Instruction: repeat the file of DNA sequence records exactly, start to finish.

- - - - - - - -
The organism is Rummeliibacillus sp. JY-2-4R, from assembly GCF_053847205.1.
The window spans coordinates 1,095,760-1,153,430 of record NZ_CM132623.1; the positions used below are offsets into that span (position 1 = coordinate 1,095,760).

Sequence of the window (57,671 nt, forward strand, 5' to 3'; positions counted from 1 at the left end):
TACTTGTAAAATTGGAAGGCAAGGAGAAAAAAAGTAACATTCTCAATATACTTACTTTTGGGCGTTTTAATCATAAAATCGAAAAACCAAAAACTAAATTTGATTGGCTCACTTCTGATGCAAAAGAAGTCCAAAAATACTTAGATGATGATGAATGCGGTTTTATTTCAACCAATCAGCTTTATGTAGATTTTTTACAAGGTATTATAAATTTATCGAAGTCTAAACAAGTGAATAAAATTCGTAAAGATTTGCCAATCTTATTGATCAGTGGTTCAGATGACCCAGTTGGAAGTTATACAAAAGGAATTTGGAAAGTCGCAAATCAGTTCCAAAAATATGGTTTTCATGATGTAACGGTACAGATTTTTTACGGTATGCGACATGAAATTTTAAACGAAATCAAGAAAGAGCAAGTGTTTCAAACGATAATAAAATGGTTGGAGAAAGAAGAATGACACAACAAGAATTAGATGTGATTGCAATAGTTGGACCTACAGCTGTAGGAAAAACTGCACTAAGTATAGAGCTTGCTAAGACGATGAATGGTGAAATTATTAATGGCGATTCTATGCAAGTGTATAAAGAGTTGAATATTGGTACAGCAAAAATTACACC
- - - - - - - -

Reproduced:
The organism is Rummeliibacillus sp. JY-2-4R, from assembly GCF_053847205.1.
The window spans coordinates 1,095,760-1,153,430 of record NZ_CM132623.1; the positions used below are offsets into that span (position 1 = coordinate 1,095,760).

Sequence of the window (57,671 nt, forward strand, 5' to 3'; positions counted from 1 at the left end):
TACTTGTAAAATTGGAAGGCAAGGAGAAAAAAAGTAACATTCTCAATATACTTACTTTTGGGCGTTTTAATCATAAAATCGAAAAACCAAAAACTAAATTTGATTGGCTCACTTCTGATGCAAAAGAAGTCCAAAAATACTTAGATGATGATGAATGCGGTTTTATTTCAACCAATCAGCTTTATGTAGATTTTTTACAAGGTATTATAAATTTATCGAAGTCTAAACAAGTGAATAAAATTCGTAAAGATTTGCCAATCTTATTGATCAGTGGTTCAGATGACCCAGTTGGAAGTTATACAAAAGGAATTTGGAAAGTCGCAAATCAGTTCCAAAAATATGGTTTTCATGATGTAACGGTACAGATTTTTTACGGTATGCGACATGAAATTTTAAACGAAATCAAGAAAGAGCAAGTGTTTCAAACGATAATAAAATGGTTGGAGAAAGAAGAATGACACAACAAGAATTAGATGTGATTGCAATAGTTGGACCTACAGCTGTAGGAAAAACTGCACTAAGTATAGAGCTTGCTAAGACGATGAATGGTGAAATTATTAATGGCGATTCTATGCAAGTGTATAAAGAGTTGAATATTGGTACAGCAAAAATTACACC